When I entered biomedical research as a PhD student, I had no idea that writing would play such an instrumental part in my career. Luckily, my PhD advisor drilled into me the importance of writing from day one (Thanks Tim!). Now that I am a PI, writing is practically all I do. In the creative writing sphere it is no secret that writing begets writing, meaning that the more you write the easier it becomes to write more. I think this is true in scientific writing too. I used to suffer a lot from ‘the blank page syndrome’, you know, when you are staring at the blinking cursor on that blank document unable to let the words flow out. I have found that the ability to fill a blank page is a muscle that can be exercised by any kind of writing. Yes, including a blog post.
For me the trick to beating the ‘blank page syndrome’ is to silence that judging voice in my head that says: ‘this is not novel/ground breaking/beyond the state-of-the-art enough’, or ’this is not what they (the reviewers) want’. Nothing gives me writers block faster than thinking about who the reviewers will be. Instead, I tell myself that our science is good/interesting/impactful enough and start writing for my own eyes only, pretending that no one else will ever read the thing. When I start, I write fast, I write badly, and I start in the middle. For grants, I start with one specific aim. For papers, I start with the Results section. I start with what I know for sure and work my way from there, leaving the Introduction and Abstract to the very end as these sections will inevitably get too broad and unfocused when dealt with prior to finalizing the ‘meat’ of the grant/paper. To ensure that I focus on content rather than style at first, I set a strict time limit, e.g. 20 minutes / paragraph. This works to keep the judging voice at bay until I have got it all out onto the page, however rough it may be. Boom, blank page syndrome cured.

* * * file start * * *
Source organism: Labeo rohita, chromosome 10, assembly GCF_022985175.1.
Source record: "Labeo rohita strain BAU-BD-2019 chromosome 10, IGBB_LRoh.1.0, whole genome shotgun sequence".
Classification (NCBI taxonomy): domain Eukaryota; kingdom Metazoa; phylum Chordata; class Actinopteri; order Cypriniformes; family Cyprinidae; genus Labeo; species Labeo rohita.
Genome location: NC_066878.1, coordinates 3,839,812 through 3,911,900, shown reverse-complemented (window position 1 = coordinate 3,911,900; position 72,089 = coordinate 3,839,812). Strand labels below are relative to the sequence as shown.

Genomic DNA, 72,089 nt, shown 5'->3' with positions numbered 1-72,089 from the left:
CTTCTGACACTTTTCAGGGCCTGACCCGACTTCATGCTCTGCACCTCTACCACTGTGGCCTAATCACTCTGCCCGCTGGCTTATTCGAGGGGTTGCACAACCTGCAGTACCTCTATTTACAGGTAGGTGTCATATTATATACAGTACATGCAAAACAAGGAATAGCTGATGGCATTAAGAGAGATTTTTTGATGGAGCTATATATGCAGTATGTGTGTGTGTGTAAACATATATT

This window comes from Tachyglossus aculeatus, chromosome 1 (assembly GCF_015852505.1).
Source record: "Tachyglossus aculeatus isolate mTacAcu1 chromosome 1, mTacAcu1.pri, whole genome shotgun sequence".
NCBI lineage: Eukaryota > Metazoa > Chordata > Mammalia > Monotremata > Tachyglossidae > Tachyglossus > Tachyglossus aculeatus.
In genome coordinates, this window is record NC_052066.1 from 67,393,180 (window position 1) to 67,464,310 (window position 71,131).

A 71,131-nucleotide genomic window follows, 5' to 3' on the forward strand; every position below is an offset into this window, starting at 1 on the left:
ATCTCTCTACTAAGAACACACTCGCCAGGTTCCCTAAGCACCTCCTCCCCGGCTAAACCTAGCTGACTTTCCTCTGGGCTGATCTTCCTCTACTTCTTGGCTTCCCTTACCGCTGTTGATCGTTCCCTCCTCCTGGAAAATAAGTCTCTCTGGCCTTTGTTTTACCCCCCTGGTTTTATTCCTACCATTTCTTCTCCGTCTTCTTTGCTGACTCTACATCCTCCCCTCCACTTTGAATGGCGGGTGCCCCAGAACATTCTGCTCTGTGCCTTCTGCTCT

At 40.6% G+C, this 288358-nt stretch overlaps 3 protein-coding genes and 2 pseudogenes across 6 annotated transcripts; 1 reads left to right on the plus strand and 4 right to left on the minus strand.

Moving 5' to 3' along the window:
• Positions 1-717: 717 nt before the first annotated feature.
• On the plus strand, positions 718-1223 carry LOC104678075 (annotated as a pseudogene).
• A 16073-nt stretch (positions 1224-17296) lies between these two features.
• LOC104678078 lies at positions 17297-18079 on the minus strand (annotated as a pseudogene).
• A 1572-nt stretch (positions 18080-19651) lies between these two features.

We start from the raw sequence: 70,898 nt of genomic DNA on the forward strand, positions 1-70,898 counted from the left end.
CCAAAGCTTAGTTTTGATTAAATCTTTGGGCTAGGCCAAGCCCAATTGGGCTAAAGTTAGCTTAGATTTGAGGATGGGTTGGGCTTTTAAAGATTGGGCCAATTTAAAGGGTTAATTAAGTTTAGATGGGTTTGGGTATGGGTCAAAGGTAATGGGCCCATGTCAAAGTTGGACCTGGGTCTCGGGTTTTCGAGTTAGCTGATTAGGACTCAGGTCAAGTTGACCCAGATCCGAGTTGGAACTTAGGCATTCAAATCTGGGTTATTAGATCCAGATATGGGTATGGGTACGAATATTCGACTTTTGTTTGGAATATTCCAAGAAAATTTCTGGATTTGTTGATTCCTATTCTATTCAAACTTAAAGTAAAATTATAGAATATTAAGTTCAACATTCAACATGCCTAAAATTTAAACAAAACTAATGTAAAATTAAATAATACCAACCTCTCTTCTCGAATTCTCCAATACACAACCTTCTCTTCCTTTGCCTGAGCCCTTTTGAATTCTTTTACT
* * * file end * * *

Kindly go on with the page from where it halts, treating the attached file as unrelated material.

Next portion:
Then starts the long and much slower process of editing, in which I invite the judging voice for a comeback. But we’ll deal with that in a different post.
To me, academic science at its finest is a form of self-expression, and writing is a big part of that. Like any art form, improvement requires practice. As a longtime journaler, I believe that any form of writing can exercise that muscle to fill a blank page. An avid writer reads with different eyes and picks up on not only content but also style. So treat it like practicing an instrument and write often, without judgement. Write anything. A premature manuscript, a long letter, a blog post. Writing begets writing.
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